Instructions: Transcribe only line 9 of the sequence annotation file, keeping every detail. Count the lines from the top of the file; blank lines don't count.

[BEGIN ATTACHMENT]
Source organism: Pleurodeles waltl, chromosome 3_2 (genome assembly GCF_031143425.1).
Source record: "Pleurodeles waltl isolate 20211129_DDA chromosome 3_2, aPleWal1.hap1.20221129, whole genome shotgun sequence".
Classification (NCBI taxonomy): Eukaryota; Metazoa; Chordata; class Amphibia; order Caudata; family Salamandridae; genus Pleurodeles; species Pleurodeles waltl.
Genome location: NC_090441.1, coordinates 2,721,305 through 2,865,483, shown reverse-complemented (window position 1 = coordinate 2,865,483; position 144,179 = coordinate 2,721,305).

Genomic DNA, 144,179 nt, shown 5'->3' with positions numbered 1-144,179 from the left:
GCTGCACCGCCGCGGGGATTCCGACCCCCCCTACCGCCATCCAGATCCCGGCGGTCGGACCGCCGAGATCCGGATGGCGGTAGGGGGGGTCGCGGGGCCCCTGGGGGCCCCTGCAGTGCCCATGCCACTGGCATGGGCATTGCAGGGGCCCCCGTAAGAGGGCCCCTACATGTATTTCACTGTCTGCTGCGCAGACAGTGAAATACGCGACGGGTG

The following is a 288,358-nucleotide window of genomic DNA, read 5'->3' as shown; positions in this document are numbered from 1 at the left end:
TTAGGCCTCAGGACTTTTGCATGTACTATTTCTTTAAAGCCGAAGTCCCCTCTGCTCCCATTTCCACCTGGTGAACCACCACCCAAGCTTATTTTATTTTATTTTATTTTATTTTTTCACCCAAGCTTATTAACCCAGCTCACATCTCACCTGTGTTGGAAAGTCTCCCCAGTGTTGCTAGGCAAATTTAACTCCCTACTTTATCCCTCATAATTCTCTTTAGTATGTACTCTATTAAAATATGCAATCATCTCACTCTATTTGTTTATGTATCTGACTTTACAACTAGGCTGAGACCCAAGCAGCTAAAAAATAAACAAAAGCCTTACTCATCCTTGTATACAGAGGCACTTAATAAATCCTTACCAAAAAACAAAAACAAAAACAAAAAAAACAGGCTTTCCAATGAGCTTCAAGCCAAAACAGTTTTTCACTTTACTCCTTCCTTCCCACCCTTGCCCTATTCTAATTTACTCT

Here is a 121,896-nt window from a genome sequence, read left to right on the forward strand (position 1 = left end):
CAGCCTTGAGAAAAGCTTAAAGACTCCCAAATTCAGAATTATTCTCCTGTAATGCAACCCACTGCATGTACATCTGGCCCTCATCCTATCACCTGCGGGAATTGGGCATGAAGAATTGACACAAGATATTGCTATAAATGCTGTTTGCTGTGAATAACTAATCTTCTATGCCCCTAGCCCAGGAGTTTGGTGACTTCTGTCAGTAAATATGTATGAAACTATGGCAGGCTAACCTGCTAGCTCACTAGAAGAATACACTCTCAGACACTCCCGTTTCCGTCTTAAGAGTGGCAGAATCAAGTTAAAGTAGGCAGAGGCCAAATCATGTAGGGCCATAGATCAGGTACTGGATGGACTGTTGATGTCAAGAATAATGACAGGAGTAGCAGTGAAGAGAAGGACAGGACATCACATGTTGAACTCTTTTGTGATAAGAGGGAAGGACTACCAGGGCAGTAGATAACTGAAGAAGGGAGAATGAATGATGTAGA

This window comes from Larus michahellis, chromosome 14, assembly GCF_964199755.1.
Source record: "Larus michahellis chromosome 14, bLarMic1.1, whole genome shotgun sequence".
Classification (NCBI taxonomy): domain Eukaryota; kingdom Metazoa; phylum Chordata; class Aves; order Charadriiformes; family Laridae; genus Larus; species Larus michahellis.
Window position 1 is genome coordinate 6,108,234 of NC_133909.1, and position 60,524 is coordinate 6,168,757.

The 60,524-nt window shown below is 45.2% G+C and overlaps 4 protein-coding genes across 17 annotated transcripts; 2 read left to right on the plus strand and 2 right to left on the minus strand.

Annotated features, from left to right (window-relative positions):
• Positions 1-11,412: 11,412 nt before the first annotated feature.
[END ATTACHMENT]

Here is a 121,896-nt window from a genome sequence, read left to right on the forward strand (position 1 = left end):